WB helps develop urban infrastructure in Vietnam’s provinces hinh anh 1A corner of Ky Anh town (Photo: kyanh.gov.vn)

Hanoi (VNA) – The World Bank (WB) Board of Executive Directors has approved a 194.36 million USD credit package to help four secondary cities in Vietnam build critically-needed municipal infrastructure and strengthen urban planning, the WB said on June 12.

The Dynamic Cities Integrated Development Project aims to increase access to improved urban services in the four urban centres of Ky Anh (Ha Tinh province), Tinh Gia (Thanh Hoa province), Hai Duong (Hai Duong province), and Yen Bai (Yen Bai province). The total cost of the project is 276.17 million USD, of which 194.36 million USD comes from the WB’s International Development Association (IDA).  

Approximately 200,000 residents are expected to benefit directly from project activities, of which more than half are women. In Vietnam, secondary cities are broadly defined as cities with populations ranging from 100,000 to 500,000.

The project will help reduce flood risks, improve sanitation, reduce travel time on new and improved roads, and develop high-quality public spaces. The project will also improve connectivity to Industrial Parks, Export Processing Zones, commercial establishments, and tourist attractions, benefiting workers and merchants as well as visitors. These improvements in turn are expected to help boost productivity, enable exports, create more jobs, and help generate sustained economic growth.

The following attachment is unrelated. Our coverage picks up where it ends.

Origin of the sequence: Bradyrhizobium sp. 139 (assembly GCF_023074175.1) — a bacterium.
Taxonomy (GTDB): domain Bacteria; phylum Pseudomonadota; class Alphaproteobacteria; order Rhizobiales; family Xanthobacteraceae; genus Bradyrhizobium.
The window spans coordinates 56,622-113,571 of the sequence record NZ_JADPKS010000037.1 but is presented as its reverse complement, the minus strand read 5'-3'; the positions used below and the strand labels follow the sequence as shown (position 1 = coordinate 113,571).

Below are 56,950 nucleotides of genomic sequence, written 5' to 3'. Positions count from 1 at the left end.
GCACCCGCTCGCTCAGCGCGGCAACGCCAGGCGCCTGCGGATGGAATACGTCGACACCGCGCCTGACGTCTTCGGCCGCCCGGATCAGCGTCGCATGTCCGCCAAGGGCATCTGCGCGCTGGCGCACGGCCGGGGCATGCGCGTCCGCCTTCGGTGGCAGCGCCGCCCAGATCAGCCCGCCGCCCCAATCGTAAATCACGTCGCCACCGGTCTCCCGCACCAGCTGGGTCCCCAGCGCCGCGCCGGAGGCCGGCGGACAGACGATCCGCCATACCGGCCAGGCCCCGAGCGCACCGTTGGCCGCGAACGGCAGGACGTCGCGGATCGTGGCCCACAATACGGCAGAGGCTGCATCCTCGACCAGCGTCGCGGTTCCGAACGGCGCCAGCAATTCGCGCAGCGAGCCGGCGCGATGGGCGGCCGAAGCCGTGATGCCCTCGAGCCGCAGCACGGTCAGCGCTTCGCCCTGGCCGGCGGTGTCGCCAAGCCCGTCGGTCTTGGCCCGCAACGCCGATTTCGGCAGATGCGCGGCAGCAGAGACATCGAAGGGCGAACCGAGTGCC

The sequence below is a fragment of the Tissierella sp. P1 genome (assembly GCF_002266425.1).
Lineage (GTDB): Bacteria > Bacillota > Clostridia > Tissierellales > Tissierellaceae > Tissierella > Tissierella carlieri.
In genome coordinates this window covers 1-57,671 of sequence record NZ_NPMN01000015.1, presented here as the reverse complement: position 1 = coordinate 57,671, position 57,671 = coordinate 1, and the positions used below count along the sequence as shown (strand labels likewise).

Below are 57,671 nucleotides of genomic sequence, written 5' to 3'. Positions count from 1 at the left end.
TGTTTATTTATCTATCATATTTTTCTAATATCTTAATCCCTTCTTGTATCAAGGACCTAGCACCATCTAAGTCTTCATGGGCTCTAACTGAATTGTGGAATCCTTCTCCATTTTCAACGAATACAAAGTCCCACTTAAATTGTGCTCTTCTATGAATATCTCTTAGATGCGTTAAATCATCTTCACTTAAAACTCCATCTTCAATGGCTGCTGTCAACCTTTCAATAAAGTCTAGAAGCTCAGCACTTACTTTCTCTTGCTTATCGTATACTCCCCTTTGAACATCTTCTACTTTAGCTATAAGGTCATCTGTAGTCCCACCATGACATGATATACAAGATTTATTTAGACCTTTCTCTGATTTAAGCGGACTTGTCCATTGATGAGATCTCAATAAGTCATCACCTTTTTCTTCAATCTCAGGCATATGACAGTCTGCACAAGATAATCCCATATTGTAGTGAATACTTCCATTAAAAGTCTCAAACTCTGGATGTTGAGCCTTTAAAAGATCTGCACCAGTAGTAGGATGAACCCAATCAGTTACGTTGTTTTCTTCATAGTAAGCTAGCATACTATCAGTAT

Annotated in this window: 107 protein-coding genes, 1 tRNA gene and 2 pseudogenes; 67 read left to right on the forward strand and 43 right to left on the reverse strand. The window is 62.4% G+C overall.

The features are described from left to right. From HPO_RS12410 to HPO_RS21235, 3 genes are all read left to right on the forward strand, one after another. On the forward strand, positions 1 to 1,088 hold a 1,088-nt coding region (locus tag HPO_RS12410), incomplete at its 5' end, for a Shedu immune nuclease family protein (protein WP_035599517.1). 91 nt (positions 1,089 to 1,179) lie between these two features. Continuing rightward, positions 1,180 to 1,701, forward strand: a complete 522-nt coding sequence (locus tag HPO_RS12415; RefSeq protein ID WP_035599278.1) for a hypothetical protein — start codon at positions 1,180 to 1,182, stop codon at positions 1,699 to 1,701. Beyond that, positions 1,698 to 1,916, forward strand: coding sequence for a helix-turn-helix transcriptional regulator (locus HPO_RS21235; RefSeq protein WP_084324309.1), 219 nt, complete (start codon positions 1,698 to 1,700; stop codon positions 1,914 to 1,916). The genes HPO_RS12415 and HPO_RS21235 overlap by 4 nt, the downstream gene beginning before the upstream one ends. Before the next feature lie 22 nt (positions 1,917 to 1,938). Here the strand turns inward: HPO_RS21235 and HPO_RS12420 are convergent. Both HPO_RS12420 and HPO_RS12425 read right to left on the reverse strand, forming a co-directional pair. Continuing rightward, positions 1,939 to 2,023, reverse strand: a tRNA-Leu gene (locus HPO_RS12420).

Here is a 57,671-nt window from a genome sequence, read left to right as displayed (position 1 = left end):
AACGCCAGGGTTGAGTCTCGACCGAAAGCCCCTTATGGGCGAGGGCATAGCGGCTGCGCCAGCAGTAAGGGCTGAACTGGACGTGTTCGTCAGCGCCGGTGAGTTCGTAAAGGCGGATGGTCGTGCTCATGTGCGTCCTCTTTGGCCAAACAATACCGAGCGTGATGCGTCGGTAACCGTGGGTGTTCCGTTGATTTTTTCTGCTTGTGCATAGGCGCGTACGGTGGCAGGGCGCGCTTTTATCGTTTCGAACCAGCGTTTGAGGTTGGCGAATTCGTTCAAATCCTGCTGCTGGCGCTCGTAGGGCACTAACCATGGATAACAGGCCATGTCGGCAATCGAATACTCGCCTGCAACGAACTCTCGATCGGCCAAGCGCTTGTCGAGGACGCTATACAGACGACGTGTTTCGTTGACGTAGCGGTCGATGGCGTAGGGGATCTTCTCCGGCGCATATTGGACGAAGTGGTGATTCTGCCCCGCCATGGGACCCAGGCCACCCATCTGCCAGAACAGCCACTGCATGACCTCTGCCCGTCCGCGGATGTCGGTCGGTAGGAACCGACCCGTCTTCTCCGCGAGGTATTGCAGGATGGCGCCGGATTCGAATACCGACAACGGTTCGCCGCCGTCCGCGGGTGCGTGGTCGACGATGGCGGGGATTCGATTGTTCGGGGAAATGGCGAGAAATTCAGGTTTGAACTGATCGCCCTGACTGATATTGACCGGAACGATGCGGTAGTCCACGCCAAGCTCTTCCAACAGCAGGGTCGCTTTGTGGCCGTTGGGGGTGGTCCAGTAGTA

WB Country Director for Vietnam Ousmane Dione said the secondary cities are playing increasingly important role in Vietnam’s growth poles through efficient movement of goods, people, services and information.

The selected cities have demonstrated their potential to become dynamic economic hubs at the provincial and regional levels, he said, adding that the project will help fill the infrastructure gap by providing much-needed financing to deliver quality services with lessons and best practices gained from WB engagements in other cities around the world.

Uneven access to basic services like drainage systems, wastewater collection and treatment and road networks are seen as major problems in the cities. This has led to increasing traffic congestion, flooding and deterioration or lack of public spaces.

The project will help handle those challenges via both structural and non-structural support, including a series of infrastructure investments in each subproject city, and technical assistances to strengthen the capacities of the cities to adopt a comprehensive and integrated urban planning approach that links physical development to long-term socio-economic strategies, climate change adaptation, and disaster risk management plans.-VNA